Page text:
illustration of a young girl, Connie, reflected in the sunglasses of a man, Arnold Friend

Where Are You Going, Where Have You Been?

by Joyce Carol Oates

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Arnold Friend's Role and Symbolism in "Where Are You Going, Where Have You Been?"

Summary:

Arnold Friend in "Where Are You Going, Where Have You Been?" symbolizes evil and manipulation. He represents a predatory figure who uses charm and psychological tactics to control and terrorize the protagonist, Connie. His character can be seen as a personification of danger lurking in seemingly ordinary situations, reflecting broader themes of innocence lost and the dark side of human nature.

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What does Arnold Friend represent in "Where Are You Going, Where Have You Been?"

In "Where Are You Going, Where Have You Been?" Connie first sees Arnold Friend at the drive-in restaurant.  He seems smooth and cool, the epitome of the 'bad-boy image with his "shaggy black hair" and "convertible jalopy painted gold." 

Connie struggles with growing up; she feels trapped between her girlhood and the woman she wants to be.  Oates describes Connie as having two sides: "one for home and one for anywhere that was not home."  She dresses, walks, and even laughs differently.  

When Connie first encounters Arnold Friend, at the drive-in, she's not carrying herself as young-girl Connie; this Connie is the brazen, bright pink lipstick Connie, who deeply desires more than just the attention of Eddie, the 'boy-next-door.'

Connie often spends time:

"dreaming about the boys she met. But all the boys fell back and dissolved into a single face that was not even a face but an idea, a feeling, mixed up with the urgent insistent pounding of the music and the humid night air of July."

For Connie, Arnold becomes her elusive dream boy, the 'bad' one that her alter-ego continues to think about.  Friend represents Connie's desire to overcome her feelings of repression and to leave her childhood behind her. 

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Summarize the character Arnold Friend from "Where Are You Going, Where Have You Been?"

Arnold Friend is described in a way that makes him seem creepy and pathetic. He hangs around places where teenagers go, possibly because he is targeting young girls. Connie thinks he must be much older than she is, possibly thirty; she also noticed he might be wearing shoes designed to make him appear taller, which hints at his lack of self-confidence. This detail also might explain why he targets young girls, since his self-consciousness about his height may indicate he can't manage to connect sexually with women closer to his own age.

He has been watching Connie for a while and knows her friends' names, where they go and where her family is as well as what they look like. In modern parlance we'd call him a "stalker." He is clearly a predator, whose single-minded purpose is to seduce Connie, whether with his compliments and manipulative words (he says he is her lover, calls her pretty, and describes how close they will be if she lets him do what he wants), or by intimidation (he says he and his friend Ellie won't leave unless she comes out of her house). He is persuasive and aggressive, but does not use actual physical force. It seems to be a point of pride with him that he manages to talk Connie into coming with him, instead of resorting to physical violence. In this way he perpetuates a fantasy that Connie a willing participant, and not a victim, which hints at his narcissism and delusions of grandeur.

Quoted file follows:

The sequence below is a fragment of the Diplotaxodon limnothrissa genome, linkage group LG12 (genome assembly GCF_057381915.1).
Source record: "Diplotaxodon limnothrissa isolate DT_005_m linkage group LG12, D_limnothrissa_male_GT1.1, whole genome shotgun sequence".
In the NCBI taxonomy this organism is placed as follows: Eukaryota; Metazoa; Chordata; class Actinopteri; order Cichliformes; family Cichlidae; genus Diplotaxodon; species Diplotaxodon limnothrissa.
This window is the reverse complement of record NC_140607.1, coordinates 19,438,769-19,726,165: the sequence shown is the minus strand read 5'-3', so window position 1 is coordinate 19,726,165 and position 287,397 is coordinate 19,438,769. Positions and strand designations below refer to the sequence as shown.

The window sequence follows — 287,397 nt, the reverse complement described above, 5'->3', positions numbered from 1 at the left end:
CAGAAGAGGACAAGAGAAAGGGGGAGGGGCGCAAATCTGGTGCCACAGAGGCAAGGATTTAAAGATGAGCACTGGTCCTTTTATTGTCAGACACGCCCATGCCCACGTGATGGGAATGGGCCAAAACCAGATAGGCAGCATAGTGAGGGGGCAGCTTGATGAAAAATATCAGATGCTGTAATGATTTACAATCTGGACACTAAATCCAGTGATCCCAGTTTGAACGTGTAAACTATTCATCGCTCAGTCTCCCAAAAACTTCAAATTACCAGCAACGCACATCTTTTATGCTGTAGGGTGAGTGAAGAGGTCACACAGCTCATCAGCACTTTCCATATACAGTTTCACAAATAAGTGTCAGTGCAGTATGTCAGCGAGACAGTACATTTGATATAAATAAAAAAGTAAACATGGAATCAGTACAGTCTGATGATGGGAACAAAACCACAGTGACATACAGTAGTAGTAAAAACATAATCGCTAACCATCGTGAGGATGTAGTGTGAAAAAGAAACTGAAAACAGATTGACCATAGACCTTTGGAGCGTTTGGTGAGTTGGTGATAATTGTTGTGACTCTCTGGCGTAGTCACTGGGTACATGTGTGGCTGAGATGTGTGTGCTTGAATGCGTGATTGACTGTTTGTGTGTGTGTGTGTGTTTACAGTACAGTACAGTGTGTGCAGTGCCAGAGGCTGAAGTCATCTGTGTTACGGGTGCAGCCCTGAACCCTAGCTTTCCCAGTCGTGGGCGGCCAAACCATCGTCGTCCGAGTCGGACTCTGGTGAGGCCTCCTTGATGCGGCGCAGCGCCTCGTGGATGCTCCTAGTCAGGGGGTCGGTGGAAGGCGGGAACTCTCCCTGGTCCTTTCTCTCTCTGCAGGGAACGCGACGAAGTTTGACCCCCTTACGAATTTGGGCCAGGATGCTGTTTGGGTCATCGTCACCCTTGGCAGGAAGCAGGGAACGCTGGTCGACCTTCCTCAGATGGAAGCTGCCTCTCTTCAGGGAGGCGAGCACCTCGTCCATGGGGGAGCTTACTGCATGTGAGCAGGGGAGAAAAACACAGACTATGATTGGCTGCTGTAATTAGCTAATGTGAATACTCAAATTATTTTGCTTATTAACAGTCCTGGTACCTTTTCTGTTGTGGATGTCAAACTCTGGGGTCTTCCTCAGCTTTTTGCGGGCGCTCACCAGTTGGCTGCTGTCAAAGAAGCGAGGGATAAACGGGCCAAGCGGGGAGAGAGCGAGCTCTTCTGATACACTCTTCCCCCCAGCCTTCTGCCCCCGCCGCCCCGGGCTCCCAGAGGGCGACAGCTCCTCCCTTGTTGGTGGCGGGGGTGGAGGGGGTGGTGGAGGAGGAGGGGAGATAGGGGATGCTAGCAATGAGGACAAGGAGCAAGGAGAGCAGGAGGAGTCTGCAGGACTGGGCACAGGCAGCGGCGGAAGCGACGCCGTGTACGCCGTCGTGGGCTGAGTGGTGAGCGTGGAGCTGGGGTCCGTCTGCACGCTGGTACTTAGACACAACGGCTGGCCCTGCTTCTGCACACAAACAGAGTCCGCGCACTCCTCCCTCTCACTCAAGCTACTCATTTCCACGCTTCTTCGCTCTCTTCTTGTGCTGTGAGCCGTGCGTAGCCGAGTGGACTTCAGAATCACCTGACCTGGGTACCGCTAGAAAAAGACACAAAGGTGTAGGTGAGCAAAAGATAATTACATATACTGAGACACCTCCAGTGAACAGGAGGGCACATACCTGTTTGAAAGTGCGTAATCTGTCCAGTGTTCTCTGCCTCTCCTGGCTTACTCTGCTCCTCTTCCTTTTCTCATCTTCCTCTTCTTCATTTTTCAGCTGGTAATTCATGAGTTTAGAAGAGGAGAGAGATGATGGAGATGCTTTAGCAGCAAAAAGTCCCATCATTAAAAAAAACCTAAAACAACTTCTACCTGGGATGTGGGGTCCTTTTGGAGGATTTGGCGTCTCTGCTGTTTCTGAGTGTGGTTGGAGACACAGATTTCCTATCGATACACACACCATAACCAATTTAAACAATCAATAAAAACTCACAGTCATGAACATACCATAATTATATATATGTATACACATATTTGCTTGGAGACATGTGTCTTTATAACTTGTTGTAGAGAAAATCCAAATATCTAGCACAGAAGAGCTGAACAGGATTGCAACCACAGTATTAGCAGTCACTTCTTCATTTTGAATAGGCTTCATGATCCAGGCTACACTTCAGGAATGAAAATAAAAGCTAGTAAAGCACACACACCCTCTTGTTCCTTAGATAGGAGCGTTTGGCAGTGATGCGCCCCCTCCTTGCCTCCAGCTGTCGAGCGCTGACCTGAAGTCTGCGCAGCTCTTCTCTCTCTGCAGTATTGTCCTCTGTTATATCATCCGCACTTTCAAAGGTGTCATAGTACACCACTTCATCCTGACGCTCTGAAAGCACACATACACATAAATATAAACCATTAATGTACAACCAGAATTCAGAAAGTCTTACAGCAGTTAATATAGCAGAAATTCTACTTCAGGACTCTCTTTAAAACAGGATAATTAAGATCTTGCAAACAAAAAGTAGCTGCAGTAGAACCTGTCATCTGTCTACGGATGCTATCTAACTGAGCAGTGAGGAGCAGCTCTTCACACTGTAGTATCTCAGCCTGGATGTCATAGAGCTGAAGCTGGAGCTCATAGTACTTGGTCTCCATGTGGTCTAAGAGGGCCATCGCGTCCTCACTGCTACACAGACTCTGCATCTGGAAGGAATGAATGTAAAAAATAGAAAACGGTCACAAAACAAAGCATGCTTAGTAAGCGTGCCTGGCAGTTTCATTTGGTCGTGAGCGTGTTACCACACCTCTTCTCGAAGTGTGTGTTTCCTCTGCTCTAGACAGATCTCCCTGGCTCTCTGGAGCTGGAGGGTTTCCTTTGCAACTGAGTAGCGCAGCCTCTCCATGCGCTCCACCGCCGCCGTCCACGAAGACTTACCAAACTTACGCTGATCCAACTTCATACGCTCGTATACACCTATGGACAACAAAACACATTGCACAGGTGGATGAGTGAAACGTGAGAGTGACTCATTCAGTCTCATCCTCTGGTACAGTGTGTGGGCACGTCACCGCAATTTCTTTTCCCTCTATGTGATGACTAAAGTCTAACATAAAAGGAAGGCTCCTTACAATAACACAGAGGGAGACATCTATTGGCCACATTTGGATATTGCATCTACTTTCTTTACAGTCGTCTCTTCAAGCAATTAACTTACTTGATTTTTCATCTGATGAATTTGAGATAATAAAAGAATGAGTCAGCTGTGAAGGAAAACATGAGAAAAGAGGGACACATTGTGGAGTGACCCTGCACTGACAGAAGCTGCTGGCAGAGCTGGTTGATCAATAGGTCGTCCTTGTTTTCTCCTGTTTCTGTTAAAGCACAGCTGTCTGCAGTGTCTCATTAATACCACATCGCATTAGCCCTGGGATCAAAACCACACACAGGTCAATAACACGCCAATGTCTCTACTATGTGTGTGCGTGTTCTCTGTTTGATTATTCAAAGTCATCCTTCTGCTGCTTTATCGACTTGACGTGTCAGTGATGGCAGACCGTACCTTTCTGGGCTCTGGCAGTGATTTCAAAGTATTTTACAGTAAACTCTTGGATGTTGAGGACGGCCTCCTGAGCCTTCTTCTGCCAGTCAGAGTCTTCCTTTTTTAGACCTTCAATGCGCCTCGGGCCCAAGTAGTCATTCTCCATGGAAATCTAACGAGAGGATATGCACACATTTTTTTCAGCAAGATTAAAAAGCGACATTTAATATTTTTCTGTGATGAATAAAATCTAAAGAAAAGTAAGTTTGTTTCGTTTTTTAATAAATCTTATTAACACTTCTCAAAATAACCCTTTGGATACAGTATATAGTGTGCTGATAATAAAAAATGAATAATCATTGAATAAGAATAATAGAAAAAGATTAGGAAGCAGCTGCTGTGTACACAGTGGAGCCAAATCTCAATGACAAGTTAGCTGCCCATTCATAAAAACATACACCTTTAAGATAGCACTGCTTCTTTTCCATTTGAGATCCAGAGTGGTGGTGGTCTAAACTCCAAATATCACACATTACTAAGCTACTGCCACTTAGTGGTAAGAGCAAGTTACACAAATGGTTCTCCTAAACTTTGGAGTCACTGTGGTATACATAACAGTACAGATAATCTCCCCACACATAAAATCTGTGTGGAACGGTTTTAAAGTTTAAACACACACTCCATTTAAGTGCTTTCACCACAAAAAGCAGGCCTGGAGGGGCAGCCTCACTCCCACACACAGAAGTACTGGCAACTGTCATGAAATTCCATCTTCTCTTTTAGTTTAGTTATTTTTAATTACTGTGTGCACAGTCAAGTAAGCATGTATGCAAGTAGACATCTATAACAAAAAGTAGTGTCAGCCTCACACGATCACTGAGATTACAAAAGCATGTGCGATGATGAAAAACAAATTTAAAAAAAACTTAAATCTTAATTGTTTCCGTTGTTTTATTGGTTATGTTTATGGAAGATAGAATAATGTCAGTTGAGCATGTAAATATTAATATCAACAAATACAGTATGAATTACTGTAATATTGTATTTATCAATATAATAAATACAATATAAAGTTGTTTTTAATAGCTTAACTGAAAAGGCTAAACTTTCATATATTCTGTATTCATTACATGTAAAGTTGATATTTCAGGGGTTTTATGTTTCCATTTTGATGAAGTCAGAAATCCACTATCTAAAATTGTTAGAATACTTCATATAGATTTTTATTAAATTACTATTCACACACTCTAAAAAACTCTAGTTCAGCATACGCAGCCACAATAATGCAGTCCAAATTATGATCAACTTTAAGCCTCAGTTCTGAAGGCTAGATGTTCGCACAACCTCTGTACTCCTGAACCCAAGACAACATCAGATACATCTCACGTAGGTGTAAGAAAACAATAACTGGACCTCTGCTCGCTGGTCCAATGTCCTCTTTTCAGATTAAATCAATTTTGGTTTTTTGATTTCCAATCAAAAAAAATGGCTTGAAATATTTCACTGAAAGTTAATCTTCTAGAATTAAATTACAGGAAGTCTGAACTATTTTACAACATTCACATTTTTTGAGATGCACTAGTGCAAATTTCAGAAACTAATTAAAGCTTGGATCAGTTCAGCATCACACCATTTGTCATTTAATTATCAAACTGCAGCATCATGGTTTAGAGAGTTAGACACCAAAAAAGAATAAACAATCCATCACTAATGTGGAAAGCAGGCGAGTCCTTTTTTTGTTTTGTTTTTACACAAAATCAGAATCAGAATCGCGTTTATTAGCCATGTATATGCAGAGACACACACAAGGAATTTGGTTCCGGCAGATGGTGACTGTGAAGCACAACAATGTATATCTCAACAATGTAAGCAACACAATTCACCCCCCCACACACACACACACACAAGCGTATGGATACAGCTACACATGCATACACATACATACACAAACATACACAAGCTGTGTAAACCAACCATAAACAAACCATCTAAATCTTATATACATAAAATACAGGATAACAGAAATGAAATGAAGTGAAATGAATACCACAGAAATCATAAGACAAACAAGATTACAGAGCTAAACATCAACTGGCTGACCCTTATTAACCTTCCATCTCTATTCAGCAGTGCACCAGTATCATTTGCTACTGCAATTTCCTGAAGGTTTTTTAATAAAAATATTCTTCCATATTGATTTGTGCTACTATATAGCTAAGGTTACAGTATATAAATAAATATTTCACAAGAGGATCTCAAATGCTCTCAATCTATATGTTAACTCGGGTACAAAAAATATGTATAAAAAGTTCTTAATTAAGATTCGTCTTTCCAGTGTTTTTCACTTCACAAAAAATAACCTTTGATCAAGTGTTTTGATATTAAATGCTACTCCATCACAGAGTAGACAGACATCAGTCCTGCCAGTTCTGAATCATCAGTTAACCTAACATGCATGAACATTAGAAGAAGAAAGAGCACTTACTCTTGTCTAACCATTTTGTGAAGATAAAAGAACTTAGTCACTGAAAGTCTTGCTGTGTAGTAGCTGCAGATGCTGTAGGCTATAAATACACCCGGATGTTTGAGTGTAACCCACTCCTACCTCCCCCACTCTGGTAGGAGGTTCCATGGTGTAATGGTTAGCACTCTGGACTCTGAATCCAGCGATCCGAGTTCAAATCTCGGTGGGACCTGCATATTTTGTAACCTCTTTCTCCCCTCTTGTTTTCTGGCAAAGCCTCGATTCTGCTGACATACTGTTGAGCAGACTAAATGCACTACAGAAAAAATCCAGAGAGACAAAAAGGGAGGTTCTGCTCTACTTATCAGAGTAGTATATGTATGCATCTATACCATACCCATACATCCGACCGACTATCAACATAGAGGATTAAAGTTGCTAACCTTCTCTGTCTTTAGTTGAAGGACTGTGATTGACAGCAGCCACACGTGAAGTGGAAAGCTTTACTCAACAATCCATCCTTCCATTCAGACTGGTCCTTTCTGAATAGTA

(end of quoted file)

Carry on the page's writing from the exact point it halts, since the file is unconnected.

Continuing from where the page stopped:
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What does Arnold Friend symbolize in "Where Are You Going, Where Have You Been?"

Because of the way he is characterized, Arnold Friend symbolizes evil.

Even Arnold Friend's name reflects his evil intentions. By removing the r from both names, we are left with "An Old Fiend." When he arrives at Connie's house, Arnold Friend gives the horn "four short taps, as if this were a signal Connie knew." Careful readers might recognize the allusion to "Taps," a song often played at funerals.

Arnold Friend looks as if he does "hard work," and his nose is "hawklike." When Friend takes off his sunglasses, Connie notices how pale his skin is, and later she believes that his entire face is a "mask." He keeps wobbling in his boots, and it seems as though "his feet did not go all the way down." Readers can infer that perhaps Arnold Friend does not have human feet at all, but instead has hooves, which are often associated with the devil.

The various aspects of Arnold Friend's physical description reflect that he could be the devil incarnate. He seems to possess an unnatural ability to predict human behavior and to have insight into events he is not present to witness:

"If my father comes and sees you—"

"He ain't coming. He's at a barbecue."

"How do you know that?"

"Aunt Tillie's. Right now they're uh—they're drinking. Sitting around," he said vaguely, squinting as if he were staring all the way to town and over to Aunt Tillie's back yard. Then the vision seemed to get clear and he nodded energetically. "Yeah. Sitting around. There's your sister in a blue dress, huh?"

Arnold Friend convinces Connie that she must comply with his wishes in order to spare her family; she agrees to his terms, knowing that she must surrender both her sexuality and her life in order to keep her family safe. Connie feels that she must accept her fate and that she is powerless against the desires of Arnold Friend.

The characterization of Arnold Friend, his supernatural knowledge, and his horrific plans for Connie combine to create a chilling character who symbolizes evil.

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